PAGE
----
By Ryan Vaillancourt, August 27, 2013
DOWNTOWN LOS ANGELES - When it comes to riding a bicycle, especially on city streets, the rule of safety in numbers applies.
A group of cyclists pedaling at the same pace is simply more visible to car drivers. There’s another plus about riding in a group: It’s more fun.
Those beliefs led cycling advocates Nona Varnado and Bruce Chan to form L.A. Bike Trains, an upstart organization that hosts weekly morning rides between various residential neighborhoods and employment hubs.
By creating a group setting to ride to work, Bike Trains hopes to inspire people to ditch their cars and take to the streets on two wheels. It seems to be getting some traction: After launching in May with four routes, Bike Trains is now up to nine routes, four of which culminate in Downtown (other destinations include Long Beach and Santa Monica).
“Our number one target audience is the people who basically don’t feel comfortable riding by themselves,” Varnado said. “They might not have any experience or might not know how to get there.”
Here’s how it works: Would-be participants pick a route that corresponds with their commute (most rides start in the Silver Lake/Los Feliz area). Riders convene at a starting point and roll out by 8 a.m.
Downtown destinations include Fifth and Olive streets and Seventh Street and Grand Avenue. Some routes pick up regular riders along the way
Each ride is led by a “conductor,” an experienced cyclist with safety training for riding in the street.
Nat Gale, a transportation planner in the office of Mayor Eric Garcetti, joined the train near Café Tropical at Sunset and Silver Lake boulevards. A half-mile farther east, Ryan Johnson, a transportation consultant who works near Pershing Square, joined in.
Johnson, who wore green sunglasses emblazoned with the logo of CicLAvia, said he learned about Bike Trains by virtue of being part of L.A.’s growing cycling culture. Johnson and Gale are both regulars on the Wednesday Silver Lake to Downtown route.
Even though the recent ride had no beginner participants, Bike Trains is clearly geared toward casual commuters, and not Lycra-loving roadies or renegade fixie die-hards.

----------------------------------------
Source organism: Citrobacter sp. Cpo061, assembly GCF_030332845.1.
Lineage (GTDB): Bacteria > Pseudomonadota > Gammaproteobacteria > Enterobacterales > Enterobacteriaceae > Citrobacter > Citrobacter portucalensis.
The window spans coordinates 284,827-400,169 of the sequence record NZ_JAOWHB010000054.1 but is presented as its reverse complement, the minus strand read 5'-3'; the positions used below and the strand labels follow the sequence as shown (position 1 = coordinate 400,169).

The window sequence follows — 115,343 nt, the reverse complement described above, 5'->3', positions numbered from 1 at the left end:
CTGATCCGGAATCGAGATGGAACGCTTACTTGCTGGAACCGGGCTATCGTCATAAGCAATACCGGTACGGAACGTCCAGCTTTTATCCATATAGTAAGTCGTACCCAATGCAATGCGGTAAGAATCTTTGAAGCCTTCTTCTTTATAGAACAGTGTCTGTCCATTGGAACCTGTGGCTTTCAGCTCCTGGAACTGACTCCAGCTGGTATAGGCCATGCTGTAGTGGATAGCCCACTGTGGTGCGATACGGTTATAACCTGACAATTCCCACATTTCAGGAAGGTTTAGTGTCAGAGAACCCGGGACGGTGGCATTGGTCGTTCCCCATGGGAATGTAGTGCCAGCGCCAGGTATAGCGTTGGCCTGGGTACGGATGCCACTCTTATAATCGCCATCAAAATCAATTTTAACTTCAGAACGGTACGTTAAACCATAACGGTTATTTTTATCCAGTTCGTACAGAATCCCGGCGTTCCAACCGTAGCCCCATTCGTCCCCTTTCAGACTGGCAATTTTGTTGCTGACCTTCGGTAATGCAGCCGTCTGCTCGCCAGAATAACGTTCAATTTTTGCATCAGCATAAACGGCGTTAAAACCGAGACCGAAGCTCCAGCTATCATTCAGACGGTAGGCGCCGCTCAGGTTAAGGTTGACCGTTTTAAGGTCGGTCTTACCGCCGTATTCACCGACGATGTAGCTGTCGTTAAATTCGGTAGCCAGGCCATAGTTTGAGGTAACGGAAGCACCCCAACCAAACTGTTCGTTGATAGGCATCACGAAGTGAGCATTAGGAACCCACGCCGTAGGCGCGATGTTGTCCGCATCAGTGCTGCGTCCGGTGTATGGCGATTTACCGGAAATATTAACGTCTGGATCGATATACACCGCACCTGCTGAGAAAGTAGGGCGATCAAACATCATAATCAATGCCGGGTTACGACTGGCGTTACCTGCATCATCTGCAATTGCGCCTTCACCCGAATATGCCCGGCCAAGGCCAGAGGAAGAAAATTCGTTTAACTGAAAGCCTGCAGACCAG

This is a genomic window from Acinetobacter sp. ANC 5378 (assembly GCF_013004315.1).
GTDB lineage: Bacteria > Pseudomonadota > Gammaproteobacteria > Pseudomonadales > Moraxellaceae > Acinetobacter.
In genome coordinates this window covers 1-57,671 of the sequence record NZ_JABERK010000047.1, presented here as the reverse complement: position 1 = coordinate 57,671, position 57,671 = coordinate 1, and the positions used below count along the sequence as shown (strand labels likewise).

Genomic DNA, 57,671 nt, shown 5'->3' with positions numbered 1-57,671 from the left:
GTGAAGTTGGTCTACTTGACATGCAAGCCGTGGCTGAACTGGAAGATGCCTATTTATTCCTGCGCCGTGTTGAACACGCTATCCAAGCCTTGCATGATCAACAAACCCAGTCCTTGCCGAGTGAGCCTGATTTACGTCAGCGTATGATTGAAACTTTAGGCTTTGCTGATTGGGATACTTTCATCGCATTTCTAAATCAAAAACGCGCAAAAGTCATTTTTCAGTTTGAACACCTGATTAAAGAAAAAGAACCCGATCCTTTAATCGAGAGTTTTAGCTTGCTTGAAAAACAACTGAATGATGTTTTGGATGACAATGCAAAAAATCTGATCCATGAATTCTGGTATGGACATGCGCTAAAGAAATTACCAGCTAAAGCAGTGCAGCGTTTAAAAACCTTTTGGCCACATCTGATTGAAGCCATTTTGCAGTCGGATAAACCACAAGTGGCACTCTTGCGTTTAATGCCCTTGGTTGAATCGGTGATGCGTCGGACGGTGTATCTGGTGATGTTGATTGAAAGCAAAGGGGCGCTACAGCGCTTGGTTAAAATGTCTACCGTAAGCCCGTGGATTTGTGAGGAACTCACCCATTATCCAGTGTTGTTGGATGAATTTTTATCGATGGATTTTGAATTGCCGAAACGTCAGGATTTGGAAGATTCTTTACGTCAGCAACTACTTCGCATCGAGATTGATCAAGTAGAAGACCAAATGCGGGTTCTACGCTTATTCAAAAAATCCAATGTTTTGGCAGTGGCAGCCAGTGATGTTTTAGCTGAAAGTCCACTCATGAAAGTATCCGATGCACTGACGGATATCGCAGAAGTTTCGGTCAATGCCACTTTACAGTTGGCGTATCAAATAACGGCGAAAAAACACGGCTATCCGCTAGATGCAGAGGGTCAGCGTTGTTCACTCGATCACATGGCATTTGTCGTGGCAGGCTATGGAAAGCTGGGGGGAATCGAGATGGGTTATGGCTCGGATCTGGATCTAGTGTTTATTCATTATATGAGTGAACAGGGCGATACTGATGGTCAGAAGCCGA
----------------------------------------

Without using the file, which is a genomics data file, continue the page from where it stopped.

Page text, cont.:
With Bachmann and Majewski leading the way, their long skirts parachuting down Sunset, the group rolled at an easy pace. Riders used universal hand signals to note obstacles in the bike lane. When an errantly parked car impeded progress, the group carefully veered in unison into the nearest traffic lane, then fell back into the line. It took about 15 minutes to travel from Silver Lake to First and Spring streets in Downtown.
Currently, most Bike Train routes attract from two to 10 participants, said Varnado, who worked as a bike messenger in New York and Budapest before moving to Los Angeles.
The rides, which are free, are slowly growing in popularity, with most regular participants connecting through various social networks.
“In Los Angeles, cycling is totally social,” Varnado said. “I always thought of my bike as transportation. Here, it’s recreational, it’s road riding, but it’s not transportation yet. I thought if we took social riding and turned that into transportation that this could really be a game changer.”
Beginners who are uncomfortable even riding to the morning meet-up point can contact Bike Trains for a “valet service.” The conductor will meet valet users at their home, escort them to the starting point, and make sure they know how to properly lock their bike at the workplace, Varnado said.
Additional information is at labiketrains.org.